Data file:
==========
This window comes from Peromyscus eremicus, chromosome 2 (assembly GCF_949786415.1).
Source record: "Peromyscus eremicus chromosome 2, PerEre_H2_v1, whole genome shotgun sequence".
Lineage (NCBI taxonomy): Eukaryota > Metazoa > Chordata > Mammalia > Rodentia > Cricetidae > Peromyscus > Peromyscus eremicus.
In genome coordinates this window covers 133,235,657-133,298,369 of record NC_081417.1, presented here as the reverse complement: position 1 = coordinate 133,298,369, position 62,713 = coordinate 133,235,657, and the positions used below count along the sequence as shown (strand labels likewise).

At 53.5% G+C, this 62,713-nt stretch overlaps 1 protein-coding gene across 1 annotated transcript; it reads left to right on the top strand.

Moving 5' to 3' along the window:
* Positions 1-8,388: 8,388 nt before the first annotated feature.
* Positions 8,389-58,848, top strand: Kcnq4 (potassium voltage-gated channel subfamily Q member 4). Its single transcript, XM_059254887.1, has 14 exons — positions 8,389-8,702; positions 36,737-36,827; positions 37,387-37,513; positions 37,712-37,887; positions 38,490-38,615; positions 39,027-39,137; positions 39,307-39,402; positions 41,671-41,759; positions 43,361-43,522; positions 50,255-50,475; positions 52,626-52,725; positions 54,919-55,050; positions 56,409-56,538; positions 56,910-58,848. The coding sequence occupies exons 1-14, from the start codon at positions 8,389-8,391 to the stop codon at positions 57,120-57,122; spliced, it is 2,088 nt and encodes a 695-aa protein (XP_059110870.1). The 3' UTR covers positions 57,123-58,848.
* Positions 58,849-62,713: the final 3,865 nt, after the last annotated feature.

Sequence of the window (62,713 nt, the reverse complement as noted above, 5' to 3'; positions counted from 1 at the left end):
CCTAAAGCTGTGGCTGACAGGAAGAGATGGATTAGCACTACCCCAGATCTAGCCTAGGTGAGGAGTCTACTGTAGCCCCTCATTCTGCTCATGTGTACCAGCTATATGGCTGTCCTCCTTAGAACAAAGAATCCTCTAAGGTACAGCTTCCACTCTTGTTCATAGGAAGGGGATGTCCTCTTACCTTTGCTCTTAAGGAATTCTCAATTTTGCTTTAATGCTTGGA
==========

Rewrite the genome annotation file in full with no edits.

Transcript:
This window comes from Peromyscus eremicus, chromosome 2 (assembly GCF_949786415.1).
Source record: "Peromyscus eremicus chromosome 2, PerEre_H2_v1, whole genome shotgun sequence".
Lineage (NCBI taxonomy): Eukaryota > Metazoa > Chordata > Mammalia > Rodentia > Cricetidae > Peromyscus > Peromyscus eremicus.
In genome coordinates this window covers 133,235,657-133,298,369 of record NC_081417.1, presented here as the reverse complement: position 1 = coordinate 133,298,369, position 62,713 = coordinate 133,235,657, and the positions used below count along the sequence as shown (strand labels likewise).

At 53.5% G+C, this 62,713-nt stretch overlaps 1 protein-coding gene across 1 annotated transcript; it reads left to right on the top strand.

Moving 5' to 3' along the window:
* Positions 1-8,388: 8,388 nt before the first annotated feature.
* Positions 8,389-58,848, top strand: Kcnq4 (potassium voltage-gated channel subfamily Q member 4). Its single transcript, XM_059254887.1, has 14 exons — positions 8,389-8,702; positions 36,737-36,827; positions 37,387-37,513; positions 37,712-37,887; positions 38,490-38,615; positions 39,027-39,137; positions 39,307-39,402; positions 41,671-41,759; positions 43,361-43,522; positions 50,255-50,475; positions 52,626-52,725; positions 54,919-55,050; positions 56,409-56,538; positions 56,910-58,848. The coding sequence occupies exons 1-14, from the start codon at positions 8,389-8,391 to the stop codon at positions 57,120-57,122; spliced, it is 2,088 nt and encodes a 695-aa protein (XP_059110870.1). The 3' UTR covers positions 57,123-58,848.
* Positions 58,849-62,713: the final 3,865 nt, after the last annotated feature.

Sequence of the window (62,713 nt, the reverse complement as noted above, 5' to 3'; positions counted from 1 at the left end):
CCTAAAGCTGTGGCTGACAGGAAGAGATGGATTAGCACTACCCCAGATCTAGCCTAGGTGAGGAGTCTACTGTAGCCCCTCATTCTGCTCATGTGTACCAGCTATATGGCTGTCCTCCTTAGAACAAAGAATCCTCTAAGGTACAGCTTCCACTCTTGTTCATAGGAAGGGGATGTCCTCTTACCTTTGCTCTTAAGGAATTCTCAATTTTGCTTTAATGCTTGGA